By weaving together the fields of health economics, industrial organisation and industrial development, this book describes the benefits of promoting a country’s health industry as a way of stimulating its high-technology industrial capacity. The authors illustrate that the development of a country’s health industry not only improves the country’s health status, but also promotes an industry with relatively stable, high-wage employment, creates the potential for exporting goods and services, and produces scientific spillovers that will favourably impact other high-technology industries.
Learning from Innovation in the Health Industry
Edited by Marco R. Di Tommaso and Stuart O. Schweitzer
Robert J. Brent
Cost–benefit analysis is the only method of economic evaluation which can effectively indicate whether a health care treatment or intervention is worthwhile. This book attempts to build a bridge between cost–benefit analysis, as developed by economists, and the health care evaluation literature which relies on other evaluation approaches such as cost-minimization, cost-effectiveness analysis and cost–utility analysis.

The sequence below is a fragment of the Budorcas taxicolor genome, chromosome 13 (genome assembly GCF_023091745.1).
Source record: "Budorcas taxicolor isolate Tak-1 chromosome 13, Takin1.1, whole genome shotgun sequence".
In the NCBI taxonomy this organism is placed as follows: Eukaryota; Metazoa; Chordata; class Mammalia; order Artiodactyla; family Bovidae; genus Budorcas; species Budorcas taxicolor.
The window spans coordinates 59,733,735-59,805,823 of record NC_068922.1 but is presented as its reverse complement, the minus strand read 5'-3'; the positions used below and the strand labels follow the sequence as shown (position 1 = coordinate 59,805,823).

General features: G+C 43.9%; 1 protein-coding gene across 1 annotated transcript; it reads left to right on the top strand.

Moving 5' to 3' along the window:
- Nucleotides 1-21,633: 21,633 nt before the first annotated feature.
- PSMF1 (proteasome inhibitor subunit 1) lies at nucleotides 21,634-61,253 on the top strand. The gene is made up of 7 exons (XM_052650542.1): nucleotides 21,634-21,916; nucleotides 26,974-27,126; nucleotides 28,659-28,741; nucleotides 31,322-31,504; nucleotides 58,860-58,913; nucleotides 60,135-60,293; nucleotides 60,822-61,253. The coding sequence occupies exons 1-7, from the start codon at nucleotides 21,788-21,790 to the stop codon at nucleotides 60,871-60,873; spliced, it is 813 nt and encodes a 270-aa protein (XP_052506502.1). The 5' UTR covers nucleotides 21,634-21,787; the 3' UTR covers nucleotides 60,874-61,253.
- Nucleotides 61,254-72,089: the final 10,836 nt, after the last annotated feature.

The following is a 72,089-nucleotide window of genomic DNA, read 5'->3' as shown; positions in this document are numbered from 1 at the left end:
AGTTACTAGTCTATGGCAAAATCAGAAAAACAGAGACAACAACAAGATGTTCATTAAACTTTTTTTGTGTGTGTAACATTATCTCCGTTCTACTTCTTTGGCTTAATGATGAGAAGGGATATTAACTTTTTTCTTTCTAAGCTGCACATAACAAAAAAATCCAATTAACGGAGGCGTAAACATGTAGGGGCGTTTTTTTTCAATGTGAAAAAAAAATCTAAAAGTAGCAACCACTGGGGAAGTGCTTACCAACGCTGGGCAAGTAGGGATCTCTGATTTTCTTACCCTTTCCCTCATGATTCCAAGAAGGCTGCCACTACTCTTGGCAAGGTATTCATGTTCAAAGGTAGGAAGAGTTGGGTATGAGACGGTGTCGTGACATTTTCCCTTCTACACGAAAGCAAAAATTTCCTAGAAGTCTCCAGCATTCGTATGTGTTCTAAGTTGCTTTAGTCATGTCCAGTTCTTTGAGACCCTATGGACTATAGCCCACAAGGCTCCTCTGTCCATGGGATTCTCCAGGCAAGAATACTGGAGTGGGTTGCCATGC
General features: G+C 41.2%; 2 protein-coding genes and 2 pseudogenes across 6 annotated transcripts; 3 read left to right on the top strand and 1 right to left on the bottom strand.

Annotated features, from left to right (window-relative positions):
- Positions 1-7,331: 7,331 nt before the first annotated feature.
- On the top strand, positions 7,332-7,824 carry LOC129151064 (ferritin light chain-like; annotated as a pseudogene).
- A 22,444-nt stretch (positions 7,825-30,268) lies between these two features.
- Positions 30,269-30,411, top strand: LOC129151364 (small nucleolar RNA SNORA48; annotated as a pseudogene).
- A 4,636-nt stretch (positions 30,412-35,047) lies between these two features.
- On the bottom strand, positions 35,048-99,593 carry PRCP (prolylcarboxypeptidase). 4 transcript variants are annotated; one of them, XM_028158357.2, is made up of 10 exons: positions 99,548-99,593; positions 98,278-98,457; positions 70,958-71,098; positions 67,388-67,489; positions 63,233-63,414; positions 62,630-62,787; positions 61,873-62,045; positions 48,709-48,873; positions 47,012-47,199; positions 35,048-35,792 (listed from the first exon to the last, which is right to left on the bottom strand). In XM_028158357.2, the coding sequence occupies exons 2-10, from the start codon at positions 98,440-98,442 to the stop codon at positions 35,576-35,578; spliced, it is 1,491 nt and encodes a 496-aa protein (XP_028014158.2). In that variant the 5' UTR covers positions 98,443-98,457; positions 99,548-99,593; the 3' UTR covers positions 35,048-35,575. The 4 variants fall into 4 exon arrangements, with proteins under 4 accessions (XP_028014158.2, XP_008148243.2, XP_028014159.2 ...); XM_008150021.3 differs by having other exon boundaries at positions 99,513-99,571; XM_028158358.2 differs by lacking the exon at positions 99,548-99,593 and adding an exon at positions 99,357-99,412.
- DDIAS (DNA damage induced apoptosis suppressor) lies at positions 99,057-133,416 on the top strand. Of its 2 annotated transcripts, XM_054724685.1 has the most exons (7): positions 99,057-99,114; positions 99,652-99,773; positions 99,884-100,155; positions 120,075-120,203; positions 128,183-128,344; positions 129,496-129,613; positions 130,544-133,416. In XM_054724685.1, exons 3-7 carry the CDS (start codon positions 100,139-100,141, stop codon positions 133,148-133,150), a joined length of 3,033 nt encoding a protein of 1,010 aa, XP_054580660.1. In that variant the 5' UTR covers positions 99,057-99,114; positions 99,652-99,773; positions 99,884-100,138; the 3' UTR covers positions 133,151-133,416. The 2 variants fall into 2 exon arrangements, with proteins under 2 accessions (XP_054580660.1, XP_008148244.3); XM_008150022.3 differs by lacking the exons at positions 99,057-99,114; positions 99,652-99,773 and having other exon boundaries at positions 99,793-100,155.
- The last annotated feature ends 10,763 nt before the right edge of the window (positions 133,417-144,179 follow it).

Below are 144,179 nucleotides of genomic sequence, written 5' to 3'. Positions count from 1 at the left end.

The Process of Drug Discovery and Development
Innovation in the Pharmaceutical Industry traces the discovery and development of drugs in Japan and the UK both historically and sociologically. It includes sixteen case studies of major pharmaceutical developments in the twentieth century, encompassing, amongst others, beta-blockers, beta-stimulants, inhaled steroids and histamine H2-antagonists.